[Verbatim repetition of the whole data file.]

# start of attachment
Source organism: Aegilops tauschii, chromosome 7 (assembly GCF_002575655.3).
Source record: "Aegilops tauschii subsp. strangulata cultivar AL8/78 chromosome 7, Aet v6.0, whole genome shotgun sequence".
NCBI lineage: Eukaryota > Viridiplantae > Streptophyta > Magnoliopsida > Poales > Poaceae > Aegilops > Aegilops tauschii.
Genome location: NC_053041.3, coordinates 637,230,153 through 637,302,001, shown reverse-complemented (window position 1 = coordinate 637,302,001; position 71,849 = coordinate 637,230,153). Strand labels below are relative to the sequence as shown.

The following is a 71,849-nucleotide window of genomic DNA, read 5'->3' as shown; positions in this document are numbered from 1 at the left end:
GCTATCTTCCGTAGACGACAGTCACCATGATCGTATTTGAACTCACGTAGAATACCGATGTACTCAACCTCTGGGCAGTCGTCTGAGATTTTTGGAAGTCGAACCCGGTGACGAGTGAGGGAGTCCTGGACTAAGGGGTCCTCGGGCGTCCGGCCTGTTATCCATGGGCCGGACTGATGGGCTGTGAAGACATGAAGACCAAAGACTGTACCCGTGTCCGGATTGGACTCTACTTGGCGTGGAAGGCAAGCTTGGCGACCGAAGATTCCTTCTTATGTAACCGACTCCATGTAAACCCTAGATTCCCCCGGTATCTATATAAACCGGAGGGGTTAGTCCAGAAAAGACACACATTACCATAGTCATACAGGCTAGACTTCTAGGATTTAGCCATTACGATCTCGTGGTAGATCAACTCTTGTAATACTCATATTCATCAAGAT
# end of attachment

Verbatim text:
Source organism: Aegilops tauschii, chromosome 7 (assembly GCF_002575655.3).
Source record: "Aegilops tauschii subsp. strangulata cultivar AL8/78 chromosome 7, Aet v6.0, whole genome shotgun sequence".
NCBI lineage: Eukaryota > Viridiplantae > Streptophyta > Magnoliopsida > Poales > Poaceae > Aegilops > Aegilops tauschii.
Genome location: NC_053041.3, coordinates 637,230,153 through 637,302,001, shown reverse-complemented (window position 1 = coordinate 637,302,001; position 71,849 = coordinate 637,230,153). Strand labels below are relative to the sequence as shown.

The following is a 71,849-nucleotide window of genomic DNA, read 5'->3' as shown; positions in this document are numbered from 1 at the left end:
GCTATCTTCCGTAGACGACAGTCACCATGATCGTATTTGAACTCACGTAGAATACCGATGTACTCAACCTCTGGGCAGTCGTCTGAGATTTTTGGAAGTCGAACCCGGTGACGAGTGAGGGAGTCCTGGACTAAGGGGTCCTCGGGCGTCCGGCCTGTTATCCATGGGCCGGACTGATGGGCTGTGAAGACATGAAGACCAAAGACTGTACCCGTGTCCGGATTGGACTCTACTTGGCGTGGAAGGCAAGCTTGGCGACCGAAGATTCCTTCTTATGTAACCGACTCCATGTAAACCCTAGATTCCCCCGGTATCTATATAAACCGGAGGGGTTAGTCCAGAAAAGACACACATTACCATAGTCATACAGGCTAGACTTCTAGGATTTAGCCATTACGATCTCGTGGTAGATCAACTCTTGTAATACTCATATTCATCAAGAT